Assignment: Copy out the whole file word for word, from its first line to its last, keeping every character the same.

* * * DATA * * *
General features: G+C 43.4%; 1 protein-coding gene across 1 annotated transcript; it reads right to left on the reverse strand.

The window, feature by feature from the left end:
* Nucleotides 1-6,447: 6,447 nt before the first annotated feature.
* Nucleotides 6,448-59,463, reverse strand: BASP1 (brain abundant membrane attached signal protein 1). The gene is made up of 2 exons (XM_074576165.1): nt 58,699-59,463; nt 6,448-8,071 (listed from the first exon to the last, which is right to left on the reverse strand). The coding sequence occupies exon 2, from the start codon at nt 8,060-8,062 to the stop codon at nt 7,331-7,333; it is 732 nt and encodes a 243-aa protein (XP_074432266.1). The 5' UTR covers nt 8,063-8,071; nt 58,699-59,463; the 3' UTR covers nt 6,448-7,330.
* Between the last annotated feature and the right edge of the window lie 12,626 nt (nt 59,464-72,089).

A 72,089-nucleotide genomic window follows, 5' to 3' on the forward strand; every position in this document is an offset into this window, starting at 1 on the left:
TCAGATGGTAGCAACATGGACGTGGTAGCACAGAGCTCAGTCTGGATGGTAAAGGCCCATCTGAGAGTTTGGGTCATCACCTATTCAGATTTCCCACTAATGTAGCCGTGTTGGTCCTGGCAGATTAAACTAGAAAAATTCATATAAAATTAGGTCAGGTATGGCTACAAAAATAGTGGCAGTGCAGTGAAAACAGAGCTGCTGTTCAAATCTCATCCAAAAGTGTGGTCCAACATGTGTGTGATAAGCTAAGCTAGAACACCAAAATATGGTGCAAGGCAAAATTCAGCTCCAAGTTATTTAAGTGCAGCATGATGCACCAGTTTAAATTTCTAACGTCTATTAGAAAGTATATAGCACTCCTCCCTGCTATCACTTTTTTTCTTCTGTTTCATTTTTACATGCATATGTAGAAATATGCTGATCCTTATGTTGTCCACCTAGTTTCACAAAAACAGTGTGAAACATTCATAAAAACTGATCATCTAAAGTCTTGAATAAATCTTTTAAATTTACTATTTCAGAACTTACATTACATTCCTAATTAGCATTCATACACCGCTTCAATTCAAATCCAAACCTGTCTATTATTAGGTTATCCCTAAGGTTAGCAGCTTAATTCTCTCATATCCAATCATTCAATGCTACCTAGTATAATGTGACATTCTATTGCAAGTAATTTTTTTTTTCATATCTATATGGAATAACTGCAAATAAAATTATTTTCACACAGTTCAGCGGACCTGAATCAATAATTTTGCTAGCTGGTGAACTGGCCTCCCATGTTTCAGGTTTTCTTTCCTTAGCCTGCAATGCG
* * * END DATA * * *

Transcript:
General features: G+C 43.4%; 1 protein-coding gene across 1 annotated transcript; it reads right to left on the reverse strand.

The window, feature by feature from the left end:
* Nucleotides 1-6,447: 6,447 nt before the first annotated feature.
* Nucleotides 6,448-59,463, reverse strand: BASP1 (brain abundant membrane attached signal protein 1). The gene is made up of 2 exons (XM_074576165.1): nt 58,699-59,463; nt 6,448-8,071 (listed from the first exon to the last, which is right to left on the reverse strand). The coding sequence occupies exon 2, from the start codon at nt 8,060-8,062 to the stop codon at nt 7,331-7,333; it is 732 nt and encodes a 243-aa protein (XP_074432266.1). The 5' UTR covers nt 8,063-8,071; nt 58,699-59,463; the 3' UTR covers nt 6,448-7,330.
* Between the last annotated feature and the right edge of the window lie 12,626 nt (nt 59,464-72,089).

A 72,089-nucleotide genomic window follows, 5' to 3' on the forward strand; every position in this document is an offset into this window, starting at 1 on the left:
TCAGATGGTAGCAACATGGACGTGGTAGCACAGAGCTCAGTCTGGATGGTAAAGGCCCATCTGAGAGTTTGGGTCATCACCTATTCAGATTTCCCACTAATGTAGCCGTGTTGGTCCTGGCAGATTAAACTAGAAAAATTCATATAAAATTAGGTCAGGTATGGCTACAAAAATAGTGGCAGTGCAGTGAAAACAGAGCTGCTGTTCAAATCTCATCCAAAAGTGTGGTCCAACATGTGTGTGATAAGCTAAGCTAGAACACCAAAATATGGTGCAAGGCAAAATTCAGCTCCAAGTTATTTAAGTGCAGCATGATGCACCAGTTTAAATTTCTAACGTCTATTAGAAAGTATATAGCACTCCTCCCTGCTATCACTTTTTTTCTTCTGTTTCATTTTTACATGCATATGTAGAAATATGCTGATCCTTATGTTGTCCACCTAGTTTCACAAAAACAGTGTGAAACATTCATAAAAACTGATCATCTAAAGTCTTGAATAAATCTTTTAAATTTACTATTTCAGAACTTACATTACATTCCTAATTAGCATTCATACACCGCTTCAATTCAAATCCAAACCTGTCTATTATTAGGTTATCCCTAAGGTTAGCAGCTTAATTCTCTCATATCCAATCATTCAATGCTACCTAGTATAATGTGACATTCTATTGCAAGTAATTTTTTTTTTCATATCTATATGGAATAACTGCAAATAAAATTATTTTCACACAGTTCAGCGGACCTGAATCAATAATTTTGCTAGCTGGTGAACTGGCCTCCCATGTTTCAGGTTTTCTTTCCTTAGCCTGCAATGCG